RUSK – The certification Monday morning of a petition seeking the removal of two local city councilmen may have their legal team scrambling for its next move.
Tyler lawyer Sten Langsjoen, who represents Rusk City Councilmen Ken Ferrara (District 4) and Jan Pate (Dist. 5), was unavailable for comment as of press deadline Monday afternoon.
However, according to Rusk City Secretary Rosalyn Brown, citizen-based petitions against Pate and Ferrara – alleging conduct unbecoming of a public servant and betrayal of public trust – were filed Dec. 6 with her office, and certified Monday morning, Dec. 10.
In a move to block the city's action, Pate, Ferrara and District 5 residents William Holland and Susan Keller, filed a petition Dec. 5 in the 369th District Court seeking an injunction against Brown and the City of Rusk to halt certification of the petition, which had garnered 701 signatures in favor of ousting Pate and 702 signatures calling for the removal of Ferrara.
No date has been set for a hearing of the councilmen's petition, according to District Court personnel. Meanwhile, Judge Mike Davis has recused himself from the bench, with Judge Diane DeVasto of Tyler slated to hear the case.
In the petition, Pate and Ferrara state that “mandatory requirements of the Rusk City Charter were violated when the application for recall petition … were solicited and issued,” including the failure of applicants to affirm that information contained in support affidavits were true, correct and based upon personal knowledge, and that recall petitions “were delivered to a non-city resident who was not qualified” to receive them.
The Dec. 5 petition also seeks monetary damages from Mayor Angela Raiborn, which states that “almost immediately following the publication” of a Nov. 2 declaratory judgment by 2nd District Court Judge Chris Day establishing that a majority vote of the Rusk City Council consists of 3-2 vote – based on a petition filed by Pate, Ferrara and Dist. 3 Councilman Martin Holsome, who later dropped out of the suit as plaintiff – Raiborn “and others conspired to fraudulently initiate a recall campaign against Councilmen Pate (and) Ferrara.”
This campaign, the document noted, “was intended to cause the voters of Districts No. 4 and No. 5 to lose their elected representatives by subjecting (the men) to a city-wide recall election process, and was intended to defame and professionally damage” Pate and Ferrara.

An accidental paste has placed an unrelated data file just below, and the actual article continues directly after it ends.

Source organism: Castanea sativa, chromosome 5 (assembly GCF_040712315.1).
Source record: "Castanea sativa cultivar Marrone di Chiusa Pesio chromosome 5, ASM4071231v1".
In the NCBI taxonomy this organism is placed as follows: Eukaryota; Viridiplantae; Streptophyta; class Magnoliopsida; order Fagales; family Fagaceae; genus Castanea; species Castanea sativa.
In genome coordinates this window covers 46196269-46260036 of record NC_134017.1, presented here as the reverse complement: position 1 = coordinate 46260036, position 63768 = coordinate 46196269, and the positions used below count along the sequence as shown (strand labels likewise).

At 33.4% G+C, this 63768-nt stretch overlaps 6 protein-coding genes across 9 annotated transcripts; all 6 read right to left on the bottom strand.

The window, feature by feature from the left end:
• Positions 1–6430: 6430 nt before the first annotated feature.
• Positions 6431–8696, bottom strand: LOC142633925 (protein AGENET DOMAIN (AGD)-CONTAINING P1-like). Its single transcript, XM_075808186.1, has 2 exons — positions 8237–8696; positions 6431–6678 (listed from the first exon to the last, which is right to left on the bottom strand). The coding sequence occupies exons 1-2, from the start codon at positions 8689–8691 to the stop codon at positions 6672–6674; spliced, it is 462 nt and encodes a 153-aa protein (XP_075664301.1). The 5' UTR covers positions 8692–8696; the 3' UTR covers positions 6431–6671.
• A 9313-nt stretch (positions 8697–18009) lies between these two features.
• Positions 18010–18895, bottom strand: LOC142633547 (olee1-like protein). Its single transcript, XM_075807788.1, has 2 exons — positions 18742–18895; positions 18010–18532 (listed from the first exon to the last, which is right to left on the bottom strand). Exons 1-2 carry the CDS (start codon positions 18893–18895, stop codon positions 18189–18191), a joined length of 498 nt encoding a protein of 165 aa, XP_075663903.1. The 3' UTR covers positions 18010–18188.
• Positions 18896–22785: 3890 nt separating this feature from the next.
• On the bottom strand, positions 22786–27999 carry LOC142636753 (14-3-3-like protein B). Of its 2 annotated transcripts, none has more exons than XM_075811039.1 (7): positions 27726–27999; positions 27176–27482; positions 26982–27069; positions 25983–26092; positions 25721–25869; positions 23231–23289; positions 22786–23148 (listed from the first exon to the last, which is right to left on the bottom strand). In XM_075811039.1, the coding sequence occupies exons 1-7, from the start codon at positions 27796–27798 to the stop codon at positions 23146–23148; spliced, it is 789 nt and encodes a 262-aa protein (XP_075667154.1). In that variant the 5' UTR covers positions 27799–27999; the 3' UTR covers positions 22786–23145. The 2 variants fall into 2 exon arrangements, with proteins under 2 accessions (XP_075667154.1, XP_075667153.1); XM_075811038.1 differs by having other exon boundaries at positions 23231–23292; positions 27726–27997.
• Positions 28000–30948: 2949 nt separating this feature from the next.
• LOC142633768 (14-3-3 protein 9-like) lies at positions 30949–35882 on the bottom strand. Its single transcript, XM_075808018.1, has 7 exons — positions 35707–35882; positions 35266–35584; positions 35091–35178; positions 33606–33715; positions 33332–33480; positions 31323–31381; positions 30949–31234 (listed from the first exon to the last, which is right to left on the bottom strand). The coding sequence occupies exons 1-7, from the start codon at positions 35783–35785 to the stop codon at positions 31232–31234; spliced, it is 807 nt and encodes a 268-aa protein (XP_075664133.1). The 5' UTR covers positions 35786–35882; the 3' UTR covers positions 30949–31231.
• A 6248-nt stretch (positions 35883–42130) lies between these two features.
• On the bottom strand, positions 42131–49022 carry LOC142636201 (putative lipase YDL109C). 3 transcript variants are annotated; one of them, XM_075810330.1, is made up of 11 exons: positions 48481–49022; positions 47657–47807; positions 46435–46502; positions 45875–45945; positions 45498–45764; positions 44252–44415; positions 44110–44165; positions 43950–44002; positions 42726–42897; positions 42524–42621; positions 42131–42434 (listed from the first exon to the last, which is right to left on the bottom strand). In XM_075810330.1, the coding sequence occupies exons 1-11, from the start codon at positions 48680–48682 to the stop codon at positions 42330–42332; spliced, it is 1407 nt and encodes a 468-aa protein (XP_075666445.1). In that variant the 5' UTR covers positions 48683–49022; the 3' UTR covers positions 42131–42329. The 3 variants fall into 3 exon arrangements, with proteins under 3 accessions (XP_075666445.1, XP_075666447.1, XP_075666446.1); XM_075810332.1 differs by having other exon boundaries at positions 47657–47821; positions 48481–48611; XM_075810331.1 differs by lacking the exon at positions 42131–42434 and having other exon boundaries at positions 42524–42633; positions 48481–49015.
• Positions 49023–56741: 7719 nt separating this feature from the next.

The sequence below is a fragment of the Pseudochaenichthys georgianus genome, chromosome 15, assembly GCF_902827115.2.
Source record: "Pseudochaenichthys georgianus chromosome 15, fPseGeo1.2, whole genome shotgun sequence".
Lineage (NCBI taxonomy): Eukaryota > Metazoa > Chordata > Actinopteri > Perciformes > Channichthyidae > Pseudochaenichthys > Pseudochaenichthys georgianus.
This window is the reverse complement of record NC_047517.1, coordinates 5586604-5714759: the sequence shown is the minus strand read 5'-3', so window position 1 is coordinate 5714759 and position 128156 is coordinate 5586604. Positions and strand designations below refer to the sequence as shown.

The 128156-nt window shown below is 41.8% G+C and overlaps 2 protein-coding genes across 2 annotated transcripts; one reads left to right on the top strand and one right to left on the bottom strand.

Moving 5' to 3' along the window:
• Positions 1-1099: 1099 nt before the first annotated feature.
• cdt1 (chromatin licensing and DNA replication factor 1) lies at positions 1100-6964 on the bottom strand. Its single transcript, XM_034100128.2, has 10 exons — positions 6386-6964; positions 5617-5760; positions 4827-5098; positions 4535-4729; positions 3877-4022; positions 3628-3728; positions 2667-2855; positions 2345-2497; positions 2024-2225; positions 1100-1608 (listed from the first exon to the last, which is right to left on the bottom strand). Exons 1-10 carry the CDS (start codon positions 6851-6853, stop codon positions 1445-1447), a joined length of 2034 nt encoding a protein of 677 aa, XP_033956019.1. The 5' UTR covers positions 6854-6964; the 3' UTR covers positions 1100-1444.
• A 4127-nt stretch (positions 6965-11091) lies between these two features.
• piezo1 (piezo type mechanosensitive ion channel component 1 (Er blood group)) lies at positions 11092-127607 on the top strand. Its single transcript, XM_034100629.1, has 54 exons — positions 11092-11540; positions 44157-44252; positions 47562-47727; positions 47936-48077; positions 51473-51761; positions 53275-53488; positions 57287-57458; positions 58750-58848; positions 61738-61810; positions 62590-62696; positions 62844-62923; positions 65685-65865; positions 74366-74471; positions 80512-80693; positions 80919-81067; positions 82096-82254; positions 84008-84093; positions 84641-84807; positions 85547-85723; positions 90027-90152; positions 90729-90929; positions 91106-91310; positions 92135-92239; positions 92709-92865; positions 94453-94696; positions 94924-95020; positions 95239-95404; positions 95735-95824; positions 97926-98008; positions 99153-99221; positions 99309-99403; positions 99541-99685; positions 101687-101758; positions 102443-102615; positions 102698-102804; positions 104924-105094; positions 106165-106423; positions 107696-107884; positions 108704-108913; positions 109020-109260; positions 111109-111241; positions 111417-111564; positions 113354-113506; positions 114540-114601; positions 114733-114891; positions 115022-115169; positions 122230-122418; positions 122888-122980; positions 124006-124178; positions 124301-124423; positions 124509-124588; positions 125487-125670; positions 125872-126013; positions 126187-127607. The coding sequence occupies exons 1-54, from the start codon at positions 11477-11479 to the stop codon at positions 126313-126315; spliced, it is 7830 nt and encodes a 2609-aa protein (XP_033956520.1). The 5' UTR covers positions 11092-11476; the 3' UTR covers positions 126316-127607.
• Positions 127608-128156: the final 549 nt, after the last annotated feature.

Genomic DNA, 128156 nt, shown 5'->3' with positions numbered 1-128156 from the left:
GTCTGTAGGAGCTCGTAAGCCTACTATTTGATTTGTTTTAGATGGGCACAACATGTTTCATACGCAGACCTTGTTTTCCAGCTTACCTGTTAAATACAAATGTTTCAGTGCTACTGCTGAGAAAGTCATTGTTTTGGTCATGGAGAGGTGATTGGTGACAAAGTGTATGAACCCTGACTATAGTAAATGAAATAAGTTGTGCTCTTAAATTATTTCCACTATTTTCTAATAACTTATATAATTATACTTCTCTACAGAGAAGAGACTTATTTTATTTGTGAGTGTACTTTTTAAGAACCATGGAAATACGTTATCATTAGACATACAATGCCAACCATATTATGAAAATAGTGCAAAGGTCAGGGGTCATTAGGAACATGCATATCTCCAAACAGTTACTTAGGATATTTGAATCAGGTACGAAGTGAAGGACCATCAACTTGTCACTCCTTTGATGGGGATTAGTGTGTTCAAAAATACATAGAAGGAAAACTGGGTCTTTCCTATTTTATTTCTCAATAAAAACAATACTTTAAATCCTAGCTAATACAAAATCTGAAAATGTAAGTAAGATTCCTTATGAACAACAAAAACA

In “working directly or indirectly through a self-proclaimed 'Rusk Recall Petition Committee' to effect a recall vote,” the mayor was part of an effort that “has engaged in public dissemination or false and misleading information; has solicited funds for political purposes improperly; and has disseminated one or more documents and/or publications purposely designed to appear as if generated or approved by the City of Rusk.”
Kim Beathard, spokeswoman and president of the Rusk Recall Petition Committee, said Monday that the “700 signatures (on each petition) speaks very loudly that our city is not very happy with these two.”
The recall effort began Nov. 9. At the time this effort was initiated, a total of 1,818 registered voters were on the election department rolls, according to city officials.
By law, the signatures of 35 percent of total registered voters – in this case, 637 signatures – needed to be collected in order for the petition to be considered valid.
“We worked incredibly hard on this petition,” Beathard said. “Less than 12 percent (of such petitions filed) in Texas are successful, so this is historic – not only for Rusk, but Texas, too.”
According to Article 13, Section 15, of the Rusk City Charter, the certified petition may be presented to the city council at its next meeting, with the officer sought to be recalled notified that it will be posted on the council agenda.
“If the officer(s) whose removal is sought does not resign within five (5) days after such notice, the City Council shall thereupon order and fix a date for holding a recall election,” the charter states.
The Rusk City Council meets at 6 p.m. Thursday, Dec. 13, at the Rusk Civic Center; city officials have confirmed that the matter will be on the agenda.
Both Pate and Ferrara have been in office less than a year, elected to their respective council seats in May, 2018.